In what could be the biggest review series in the history of Obsessive Viewer, I’m committing myself to reviewing all the movies and shows in Marvel Studios’ Cinematic Universe. You can find an index of my MCU reviews here and check out The Obsessive Viewer Podcast here. Now, here’s my review of 2008’s The Incredible Hulk. A couple months after the release of Iron Man, Marvel […]
In what could be the biggest review series in the history of Obsessive Viewer, I’m committing myself to reviewing all the movies and shows in Marvel Studios’ Cinematic Universe. You can find an index of my MCU reviews here and check out The Obsessive Viewer Podcast here. Now, here’s my review of 2008’s The Incredible Hulk.
A couple months after the release of Iron Man, Marvel Studios released what would become the most inconsequential entry in the MCU to date. The Incredible Hulk, directed by Louis Leterrier (The Transporter, Unleashed) and starring Edward Norton as Bruce Banner with a script by Zak Penn, is a well-made Hulk movie with some awkward connections to the Marvel Studios franchise.
Much like Raimi’s Spider-Man 2, The Incredible Hulk condenses the title character’s origin story into flashes played over the opening credits. This is a welcomed choice as it brings the audience into Banner’s story without wasting valuable screen time. In addition to bringing new audiences up to speed, this credit sequence also makes it clear to existing fans that this version is not connected to Ang Lee’s Hulk (2003). In a genre so burdened by origin stories, it’s refreshing to see two entries in a shared universe franchise treat origins and exposition with such careful brevity.
Streamlining the origin story gives The Incredible Hulk room to develop its titular character’s alter ego and establish Banner’s pursuit of a cure while also sending him on the run from the military. It also allows the movie to avoid one of the issues I had with Iron Man. William Hurt‘s General Ross and Tim Roth‘s Emil Blonsky are immediately established as antagonists and the characters develop accordingly. Their motivations are independent from one another but equally clear and important to the plot. Developing them alongside Banner’s story gives the movie a strong narrative that builds well to its climax.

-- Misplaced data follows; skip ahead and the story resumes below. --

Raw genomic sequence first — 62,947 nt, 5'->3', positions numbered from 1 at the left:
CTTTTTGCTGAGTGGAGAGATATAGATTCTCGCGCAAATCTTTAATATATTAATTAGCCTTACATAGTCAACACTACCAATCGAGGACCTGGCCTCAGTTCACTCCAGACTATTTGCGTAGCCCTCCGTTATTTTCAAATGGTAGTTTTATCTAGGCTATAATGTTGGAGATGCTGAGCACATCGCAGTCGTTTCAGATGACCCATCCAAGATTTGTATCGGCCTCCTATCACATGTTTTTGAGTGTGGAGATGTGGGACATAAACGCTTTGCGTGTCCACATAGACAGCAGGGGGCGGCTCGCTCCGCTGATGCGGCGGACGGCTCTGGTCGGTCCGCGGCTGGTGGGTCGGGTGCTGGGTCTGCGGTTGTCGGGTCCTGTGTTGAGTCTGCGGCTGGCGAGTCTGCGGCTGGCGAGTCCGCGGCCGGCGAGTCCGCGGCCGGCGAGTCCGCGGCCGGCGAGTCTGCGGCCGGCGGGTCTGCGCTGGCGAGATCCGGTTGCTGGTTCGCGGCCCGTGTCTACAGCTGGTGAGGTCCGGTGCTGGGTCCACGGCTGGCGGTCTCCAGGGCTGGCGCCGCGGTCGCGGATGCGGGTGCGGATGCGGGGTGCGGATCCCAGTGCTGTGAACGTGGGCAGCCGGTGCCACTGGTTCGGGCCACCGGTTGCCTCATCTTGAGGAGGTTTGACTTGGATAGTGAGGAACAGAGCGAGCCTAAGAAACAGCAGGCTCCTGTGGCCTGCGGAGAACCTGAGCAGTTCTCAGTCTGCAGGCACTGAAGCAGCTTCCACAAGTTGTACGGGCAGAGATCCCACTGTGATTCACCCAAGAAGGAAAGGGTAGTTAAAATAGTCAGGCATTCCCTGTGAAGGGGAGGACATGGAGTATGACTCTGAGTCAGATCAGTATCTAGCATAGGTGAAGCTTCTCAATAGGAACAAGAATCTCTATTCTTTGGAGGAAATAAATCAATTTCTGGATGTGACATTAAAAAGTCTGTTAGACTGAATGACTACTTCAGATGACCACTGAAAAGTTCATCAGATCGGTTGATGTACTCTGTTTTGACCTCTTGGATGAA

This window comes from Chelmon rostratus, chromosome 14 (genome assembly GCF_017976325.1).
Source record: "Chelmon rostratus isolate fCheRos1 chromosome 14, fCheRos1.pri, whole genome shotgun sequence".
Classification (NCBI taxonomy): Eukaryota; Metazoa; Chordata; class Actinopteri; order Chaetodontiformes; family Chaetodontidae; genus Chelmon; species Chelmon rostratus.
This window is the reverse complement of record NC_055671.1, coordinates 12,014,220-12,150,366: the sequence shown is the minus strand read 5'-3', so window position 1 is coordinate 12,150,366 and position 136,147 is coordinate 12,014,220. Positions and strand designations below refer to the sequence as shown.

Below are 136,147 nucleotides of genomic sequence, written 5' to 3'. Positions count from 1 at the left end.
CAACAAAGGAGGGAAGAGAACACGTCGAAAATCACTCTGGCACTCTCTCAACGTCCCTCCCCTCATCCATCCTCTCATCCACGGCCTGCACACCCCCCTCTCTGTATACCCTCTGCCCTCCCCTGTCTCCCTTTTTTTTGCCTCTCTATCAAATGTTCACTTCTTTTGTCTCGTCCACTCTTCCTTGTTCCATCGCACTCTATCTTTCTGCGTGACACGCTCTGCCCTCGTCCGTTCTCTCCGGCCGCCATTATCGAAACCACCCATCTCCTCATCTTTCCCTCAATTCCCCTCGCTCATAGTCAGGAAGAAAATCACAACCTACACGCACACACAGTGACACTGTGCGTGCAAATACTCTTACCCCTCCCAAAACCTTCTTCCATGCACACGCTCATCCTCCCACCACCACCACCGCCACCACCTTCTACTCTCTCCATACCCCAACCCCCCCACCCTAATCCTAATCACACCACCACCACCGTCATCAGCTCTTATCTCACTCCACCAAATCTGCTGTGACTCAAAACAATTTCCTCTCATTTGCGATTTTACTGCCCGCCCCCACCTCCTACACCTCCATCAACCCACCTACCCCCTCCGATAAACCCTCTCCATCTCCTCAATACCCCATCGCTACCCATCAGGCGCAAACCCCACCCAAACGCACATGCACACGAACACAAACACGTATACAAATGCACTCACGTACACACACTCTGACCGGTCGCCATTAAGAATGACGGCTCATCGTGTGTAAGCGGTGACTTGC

While the antagonists are fleshed out, Banner’s story is filled in by his reconnection with Betty Ross (Liv Tyler) his former lover and the daughter of Hurt’s character. The emotional crux of the story relies on the chemistry and interplay between Norton and Tyler. Unfortunately, there’s something haphazard about the love story that develops and the lack of chemistry severely derails the movie.
Edward Norton is a talented actor (Fight Club, Primal Fear, American History X) but here he seems to struggle with finding a center in Bruce Banner. It’s a difficult role in which fast paced sequences require that the character’s attention be divided between regulating his heart rate and the situation that’s causing the adrenaline rush. He also has to juggle the character’s need and search for a cure while reconnecting and protecting an old flame. There are a lot of variables to Bruce Banner’s story that require a lot of restraint in the performance. For the most part, Norton handles it well enough but doesn’t do anything to stand out in the movie.
The choreography and special effects in the action sequences are what stand out the most in the movie. Early in the movie, Blonsky and his team chase Banner on foot through a favela in Brazil. The sequence is shot and edited well, running through different areas of varied lighting and increasing narrowness. If you don’t question why Bruce Banner would live in such an enclosed space, it’s a thrilling and kinetic sequence with Banner’s pulse monitor doubling as a time bomb ticking toward the movie’s first transformation.
The movie doesn’t show off the impressive CGI used to create the Hulk until another half hour. The set pieces involving the Hulk and the military play like an intense monster movie where the viewer can’t help but fear for the safety of bystanders, Betty and even the military foot soldiers under Ross’ command. The progression of the action sequences in The Incredible Hulk follows a trajectory that feels like the movie is constantly trying to one-up itself. It’s entertaining and reaches a climactic Hulk vs. Abomination battle that is simply stunning.
It’s unfortunate that The Incredible Hulk feels somewhat forgotten from the Marvel Cinematic Universe canon. As a standalone movie it’s wildly entertaining and fun. But there’s a contrived cameo by Robert Downey Jr. at the end of the movie that feels tacked on with dialogue that has zero payoff anywhere in the Marvel Cinematic Universe. In the context of the rest of Marvel’s “Phase 1” movies, it sticks out as a last minute addition to connect The Incredible Hulk with Iron Man. That, coupled with Mark Ruffalo replacing Edward Norton in The Avengers, makes The Incredible Hulk feel more out of place than the movie deserves.
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